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Michael Noonan Edge Trader Plus Michael Noonan is the driving force behind Edge Trader Plus. He has been in the futures business for 30 years, functioning primarily in an individual capacity. He was the research analyst for the largest investment banker in the South, at one time, and he... More
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  • Gold And Silver - When Fundamentals Fail And Charts Prevail 2 comments
    Nov 16, 2013 3:38 AM

    Saturday 16 November 2013

    There is a decline in the number of reads in our articles that do not
    provide a fully developed "fundamental" story about why gold and silvershould be much higher in price, [but are not]. Relying upon charts to
    more accurately capture the developing "story" does not capture the
    imagination of as many readers, for whatever reason. We attribute
    this to Confirmation Bias where a reader wants to read an article that
    confirms his/her beliefs. The accuracy/validity/truth may or may not
    be true, but is satisfies an emotional need for affirmation.

    The true story of gold and silver is a simple one. There is a recognized
    and acknowledged shortage of supply in opposition to the greatest
    demand for both precious metals, for at least in recent memory, if not
    all time. Current prices are in total disregard to the fixed law of Supply v Demand, or perhaps more accurately stated, in total defiance of that law. It is the most reliable of truths that when demand is in far excess
    of supply, price goes higher.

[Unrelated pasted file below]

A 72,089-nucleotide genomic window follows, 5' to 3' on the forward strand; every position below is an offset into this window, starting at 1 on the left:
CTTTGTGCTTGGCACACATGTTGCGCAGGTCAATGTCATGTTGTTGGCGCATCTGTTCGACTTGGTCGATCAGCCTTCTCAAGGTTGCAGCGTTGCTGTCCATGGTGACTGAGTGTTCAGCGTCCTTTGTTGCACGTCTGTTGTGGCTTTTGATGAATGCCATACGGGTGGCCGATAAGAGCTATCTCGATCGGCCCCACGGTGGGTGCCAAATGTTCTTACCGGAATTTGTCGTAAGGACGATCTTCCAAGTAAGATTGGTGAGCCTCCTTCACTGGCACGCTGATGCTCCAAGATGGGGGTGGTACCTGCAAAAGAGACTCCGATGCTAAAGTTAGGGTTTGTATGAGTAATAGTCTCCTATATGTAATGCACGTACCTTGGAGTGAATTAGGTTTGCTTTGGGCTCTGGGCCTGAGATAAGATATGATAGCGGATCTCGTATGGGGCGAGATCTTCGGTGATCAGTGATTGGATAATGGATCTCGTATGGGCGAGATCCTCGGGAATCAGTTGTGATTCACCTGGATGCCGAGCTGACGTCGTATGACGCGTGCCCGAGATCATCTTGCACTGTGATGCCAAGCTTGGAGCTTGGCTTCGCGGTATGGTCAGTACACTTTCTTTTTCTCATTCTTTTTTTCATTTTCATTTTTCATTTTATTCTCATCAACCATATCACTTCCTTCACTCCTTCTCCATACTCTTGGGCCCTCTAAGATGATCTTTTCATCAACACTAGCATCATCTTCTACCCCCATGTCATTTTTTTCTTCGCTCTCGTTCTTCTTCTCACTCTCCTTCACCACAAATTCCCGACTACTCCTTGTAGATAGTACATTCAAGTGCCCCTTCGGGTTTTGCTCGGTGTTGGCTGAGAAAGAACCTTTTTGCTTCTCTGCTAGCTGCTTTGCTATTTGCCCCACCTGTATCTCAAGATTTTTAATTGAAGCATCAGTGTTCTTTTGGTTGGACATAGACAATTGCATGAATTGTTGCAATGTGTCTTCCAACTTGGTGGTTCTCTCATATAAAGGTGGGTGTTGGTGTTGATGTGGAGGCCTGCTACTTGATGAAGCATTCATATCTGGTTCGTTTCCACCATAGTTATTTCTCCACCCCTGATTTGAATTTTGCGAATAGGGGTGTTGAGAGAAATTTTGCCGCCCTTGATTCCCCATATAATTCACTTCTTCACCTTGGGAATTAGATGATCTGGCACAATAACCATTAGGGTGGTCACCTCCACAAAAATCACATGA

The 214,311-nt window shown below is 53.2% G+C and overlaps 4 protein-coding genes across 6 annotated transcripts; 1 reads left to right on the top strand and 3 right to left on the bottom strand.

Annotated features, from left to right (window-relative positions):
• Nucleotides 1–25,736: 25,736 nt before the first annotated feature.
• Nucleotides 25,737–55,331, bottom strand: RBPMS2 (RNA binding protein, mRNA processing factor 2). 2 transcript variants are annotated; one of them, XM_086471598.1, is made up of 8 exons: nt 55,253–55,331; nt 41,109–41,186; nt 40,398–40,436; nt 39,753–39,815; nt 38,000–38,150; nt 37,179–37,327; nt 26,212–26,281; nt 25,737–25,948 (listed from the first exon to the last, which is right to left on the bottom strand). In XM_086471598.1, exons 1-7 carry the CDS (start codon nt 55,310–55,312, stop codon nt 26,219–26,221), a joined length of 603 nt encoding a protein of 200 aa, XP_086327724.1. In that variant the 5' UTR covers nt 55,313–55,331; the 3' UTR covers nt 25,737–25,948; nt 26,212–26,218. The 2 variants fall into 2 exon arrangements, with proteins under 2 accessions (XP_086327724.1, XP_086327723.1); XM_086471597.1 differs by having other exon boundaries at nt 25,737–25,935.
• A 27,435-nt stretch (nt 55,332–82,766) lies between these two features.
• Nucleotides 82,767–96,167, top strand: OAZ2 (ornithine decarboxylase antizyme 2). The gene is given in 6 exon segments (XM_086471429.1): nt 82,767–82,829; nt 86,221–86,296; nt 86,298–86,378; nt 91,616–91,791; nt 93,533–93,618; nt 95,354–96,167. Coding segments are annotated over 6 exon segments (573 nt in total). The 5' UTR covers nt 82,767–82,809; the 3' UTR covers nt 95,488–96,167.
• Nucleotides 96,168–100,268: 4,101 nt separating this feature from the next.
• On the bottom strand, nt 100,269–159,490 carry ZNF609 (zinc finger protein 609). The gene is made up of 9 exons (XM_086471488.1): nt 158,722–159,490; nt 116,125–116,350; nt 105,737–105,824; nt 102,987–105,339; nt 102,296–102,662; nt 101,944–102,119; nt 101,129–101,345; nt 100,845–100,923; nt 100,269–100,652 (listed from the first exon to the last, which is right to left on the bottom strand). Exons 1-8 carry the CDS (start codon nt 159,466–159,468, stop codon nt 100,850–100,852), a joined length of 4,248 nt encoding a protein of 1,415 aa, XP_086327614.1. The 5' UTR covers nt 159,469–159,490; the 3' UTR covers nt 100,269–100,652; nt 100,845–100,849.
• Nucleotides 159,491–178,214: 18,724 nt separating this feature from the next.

This has not been the case for precious metals for the past two years,
    as central banks have been actively suppressing prices in order to
    preserve their fiat currencies, particularly the Federal Reserve's
    "dollar." In our last article, Cognitive Disconnect Between Physical and
    Paper, we covered several aspects that addressed political/central
    banker motives that account for why gold and silver are not rising in
    value.

    It is all about money, following the money, for money is power, and
    those central bankers currently in power face losing it. Desperate
    people do desperate things, and the power-hungry will destroy all
    currencies to keep themselves where they are. Even they know the
    clock is ticking. Repeating statistics, dwindling exchange supplies, etc, etc, etc, has done nothing to otherwise explain why PM prices remain
    low.

    Fundamentals are relative, charts are absolute. They accurately
    reflect all that is going on, regardless of reasoning/motivation. A few,
    or some, the number[s] do not matter, have no regard for the validity
    of PM charts which reflect a bogus paper market. To an extent, the
    paper markets are bogus, but the number of contracts being sold are
    large, much larger than buyers, and this ironically reflects the reality
    of supply v demand.

    As to the physical, China being the largest buyer for whatever is
    available, there is no reason for China and the other buyers to want price to go to higher levels when they can be buying so cheaply. The suppressed prices may even be an accommodation to China and others to compensate for the depreciating/disappearing "value" of toxic bonds the US has been dumping on the world for so long. That game is over, but no one has a fix on the time line for ending the fiat currency Ponzi
    scheme and reverting back to some kind of gold-back currency
    sponsored by China and the other BRICS nations.

    Right now, the charts are letting us know that higher PM prices are
    unlikely to occur anytime soon. Barring some kind of "overnight
    surprise" that will shock the markets, odds favor lower prices over
    higher prices unless and until demand shows up in chart activity.

    Whenever a trend is down, the onus is on buyers to create a change.
    Right now, that is not happening. We show the bearish spacing, a
    sure sign of weakness and one of sellers being in control. The 50%
    retracement level is also shown, and the August swing rally failed to
    reach that level. A half-way retracement is a general guide used to
    measure the relative strength/weakness of a trend. In a down market, when a retracement rally cannot retrace to the half-way level, it is a
    sign of greater market weakness.

    There is a small possibility of a low from the last week of June, and